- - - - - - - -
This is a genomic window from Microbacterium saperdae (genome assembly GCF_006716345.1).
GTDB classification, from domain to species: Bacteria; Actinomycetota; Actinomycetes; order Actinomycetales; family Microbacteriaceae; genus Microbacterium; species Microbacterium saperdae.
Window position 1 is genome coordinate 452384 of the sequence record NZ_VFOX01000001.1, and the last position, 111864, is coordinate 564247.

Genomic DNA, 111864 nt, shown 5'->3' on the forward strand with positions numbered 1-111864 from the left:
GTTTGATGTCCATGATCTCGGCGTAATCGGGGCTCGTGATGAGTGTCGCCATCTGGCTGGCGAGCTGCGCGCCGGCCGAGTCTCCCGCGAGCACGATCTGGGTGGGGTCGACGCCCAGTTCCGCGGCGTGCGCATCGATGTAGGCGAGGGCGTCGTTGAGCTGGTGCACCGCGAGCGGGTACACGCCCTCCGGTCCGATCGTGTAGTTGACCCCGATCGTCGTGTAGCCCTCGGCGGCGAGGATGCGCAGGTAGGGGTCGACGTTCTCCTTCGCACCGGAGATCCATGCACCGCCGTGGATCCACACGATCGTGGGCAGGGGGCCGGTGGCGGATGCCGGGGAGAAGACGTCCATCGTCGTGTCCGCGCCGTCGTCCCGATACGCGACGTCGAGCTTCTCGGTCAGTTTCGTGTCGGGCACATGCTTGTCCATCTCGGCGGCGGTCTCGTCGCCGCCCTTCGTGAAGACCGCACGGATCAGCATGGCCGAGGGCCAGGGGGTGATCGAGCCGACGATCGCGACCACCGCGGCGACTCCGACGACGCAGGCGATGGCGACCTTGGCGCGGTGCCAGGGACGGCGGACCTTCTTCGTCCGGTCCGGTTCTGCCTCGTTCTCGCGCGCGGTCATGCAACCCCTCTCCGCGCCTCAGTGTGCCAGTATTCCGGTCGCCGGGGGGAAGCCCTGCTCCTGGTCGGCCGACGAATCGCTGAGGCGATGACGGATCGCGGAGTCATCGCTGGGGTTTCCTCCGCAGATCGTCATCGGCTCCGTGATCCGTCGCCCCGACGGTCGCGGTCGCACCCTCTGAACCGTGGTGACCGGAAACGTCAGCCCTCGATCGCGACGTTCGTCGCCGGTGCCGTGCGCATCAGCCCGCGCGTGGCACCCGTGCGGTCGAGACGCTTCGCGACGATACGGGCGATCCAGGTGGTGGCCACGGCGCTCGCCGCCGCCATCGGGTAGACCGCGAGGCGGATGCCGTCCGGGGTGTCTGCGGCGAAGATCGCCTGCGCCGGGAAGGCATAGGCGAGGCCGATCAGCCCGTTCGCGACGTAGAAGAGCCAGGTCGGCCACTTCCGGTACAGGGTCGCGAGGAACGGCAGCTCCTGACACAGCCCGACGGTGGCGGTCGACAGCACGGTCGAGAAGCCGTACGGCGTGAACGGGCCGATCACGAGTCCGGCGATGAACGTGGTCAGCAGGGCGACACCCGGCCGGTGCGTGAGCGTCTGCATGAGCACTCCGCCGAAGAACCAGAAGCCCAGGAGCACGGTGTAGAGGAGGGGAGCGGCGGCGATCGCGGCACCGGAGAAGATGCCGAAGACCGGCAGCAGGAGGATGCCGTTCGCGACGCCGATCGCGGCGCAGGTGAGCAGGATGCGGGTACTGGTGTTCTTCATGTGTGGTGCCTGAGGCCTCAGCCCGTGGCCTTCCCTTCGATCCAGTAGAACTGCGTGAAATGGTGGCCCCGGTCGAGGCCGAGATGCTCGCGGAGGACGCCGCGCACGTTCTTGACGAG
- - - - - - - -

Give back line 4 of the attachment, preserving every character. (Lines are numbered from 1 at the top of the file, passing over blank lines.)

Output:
Genomic DNA, 111864 nt, shown 5'->3' on the forward strand with positions numbered 1-111864 from the left: